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Business Standard
177 22

Risk tolerance

Crises reveal post-Arab Spring instability

The French intervention in Mali and the subsequent hostage crisis in Algeria are brutal reminders that Northern Africa as a whole has become more fragile since the Arab Spring of 2011. This unpleasant reality may surprise anyone who chose to ignore politics and history. But investor panic tomorrow would be as foolish as insouciance was yesterday.

Ever since the brutal Algerian civil war, which pitted the military against two decades ago, the country’s government has clamped down hard on the most radical Islamist formations. It has also been especially careful to ensure the safety of its oil and gas infrastructure.

The army’s attack on radical hostage-takers in the sands of In Amenas isn’t, from the Algerian perspective, a blunder. The toughness is meant as an example. But this crisis also shows the country cannot ignore the challenges at its borders. It will now become clear to all that “contagion” is a living reality. The three Islamist-inspired movements that France is fighting in Northern Mali are heavily armed, thanks to the rich arsenals Muammar Gaddafi had built in Libya, emptied after his fall. The fighters can clearly move without trouble around the Sahara desert, including southern Algeria.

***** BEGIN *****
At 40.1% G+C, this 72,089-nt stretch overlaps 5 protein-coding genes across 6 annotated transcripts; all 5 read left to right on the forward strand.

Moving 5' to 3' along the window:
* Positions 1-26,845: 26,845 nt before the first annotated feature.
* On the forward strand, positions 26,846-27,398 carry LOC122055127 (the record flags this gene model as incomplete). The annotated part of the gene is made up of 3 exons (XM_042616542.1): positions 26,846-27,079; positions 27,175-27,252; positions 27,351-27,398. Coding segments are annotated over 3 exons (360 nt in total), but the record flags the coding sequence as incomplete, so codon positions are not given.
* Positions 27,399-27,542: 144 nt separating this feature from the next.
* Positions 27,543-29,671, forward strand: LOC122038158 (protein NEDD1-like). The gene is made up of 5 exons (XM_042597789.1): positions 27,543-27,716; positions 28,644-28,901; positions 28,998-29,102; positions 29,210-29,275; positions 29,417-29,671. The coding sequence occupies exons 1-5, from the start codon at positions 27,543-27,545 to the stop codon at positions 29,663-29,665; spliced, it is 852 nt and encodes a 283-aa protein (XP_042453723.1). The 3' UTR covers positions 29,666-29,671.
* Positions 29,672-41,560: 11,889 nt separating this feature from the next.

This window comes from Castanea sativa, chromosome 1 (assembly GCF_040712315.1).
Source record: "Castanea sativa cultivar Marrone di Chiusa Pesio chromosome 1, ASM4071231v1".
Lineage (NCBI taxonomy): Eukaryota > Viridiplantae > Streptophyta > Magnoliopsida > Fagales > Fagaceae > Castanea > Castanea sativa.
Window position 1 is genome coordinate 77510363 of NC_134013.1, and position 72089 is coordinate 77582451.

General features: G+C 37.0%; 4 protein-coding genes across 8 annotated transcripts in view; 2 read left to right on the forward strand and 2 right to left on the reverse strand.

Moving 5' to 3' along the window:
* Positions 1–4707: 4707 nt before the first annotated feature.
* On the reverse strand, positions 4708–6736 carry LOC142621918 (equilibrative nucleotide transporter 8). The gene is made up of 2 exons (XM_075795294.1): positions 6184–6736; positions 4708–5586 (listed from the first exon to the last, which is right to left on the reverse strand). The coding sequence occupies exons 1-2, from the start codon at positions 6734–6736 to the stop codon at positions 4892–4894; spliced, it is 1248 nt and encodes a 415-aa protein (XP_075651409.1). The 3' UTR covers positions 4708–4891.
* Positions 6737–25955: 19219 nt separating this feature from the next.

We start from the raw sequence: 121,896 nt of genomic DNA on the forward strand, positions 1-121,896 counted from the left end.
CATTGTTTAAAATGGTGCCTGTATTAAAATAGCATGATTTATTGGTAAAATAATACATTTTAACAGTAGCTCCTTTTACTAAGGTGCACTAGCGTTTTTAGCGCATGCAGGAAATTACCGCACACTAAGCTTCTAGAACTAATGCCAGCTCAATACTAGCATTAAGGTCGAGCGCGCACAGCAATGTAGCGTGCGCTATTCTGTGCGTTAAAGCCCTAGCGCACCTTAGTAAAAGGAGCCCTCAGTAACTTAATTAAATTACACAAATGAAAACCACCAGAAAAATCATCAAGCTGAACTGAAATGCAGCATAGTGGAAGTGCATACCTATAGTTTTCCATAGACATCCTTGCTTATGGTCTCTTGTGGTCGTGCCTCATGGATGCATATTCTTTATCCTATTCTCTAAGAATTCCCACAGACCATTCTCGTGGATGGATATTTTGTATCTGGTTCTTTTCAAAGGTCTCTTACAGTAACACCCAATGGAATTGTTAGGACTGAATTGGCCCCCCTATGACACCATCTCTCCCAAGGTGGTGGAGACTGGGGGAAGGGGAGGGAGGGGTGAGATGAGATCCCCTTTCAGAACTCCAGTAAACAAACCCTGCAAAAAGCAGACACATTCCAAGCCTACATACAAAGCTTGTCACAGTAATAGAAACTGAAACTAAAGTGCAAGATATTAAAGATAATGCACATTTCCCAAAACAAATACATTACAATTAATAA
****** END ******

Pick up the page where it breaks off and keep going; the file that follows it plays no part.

François Hollande, the reluctant warrior, might feel lonely in Mali and wish for European support. But the French president and any allies should learn from the last Western military intervention in the region — precisely in Libya — that it’s not enough to beat the bad guys. Serious political work is needed to ensure the failed regimes are not succeeded by weak states.

In North Africa, Libya is split along regional and tribal lines, Tunisia’s government is under pressure from radical Salafi movements, Algeria is fragile and cannot forever spend its oil money on avoiding food riots. The Moroccan monarchy is the only North African country that can still be deemed business-friendly, although the pace of reforms there is slow. But nothing has changed with the hostage crisis. Investors who choose to leave now should never have been there in the first place.

image
Business Standard
177 22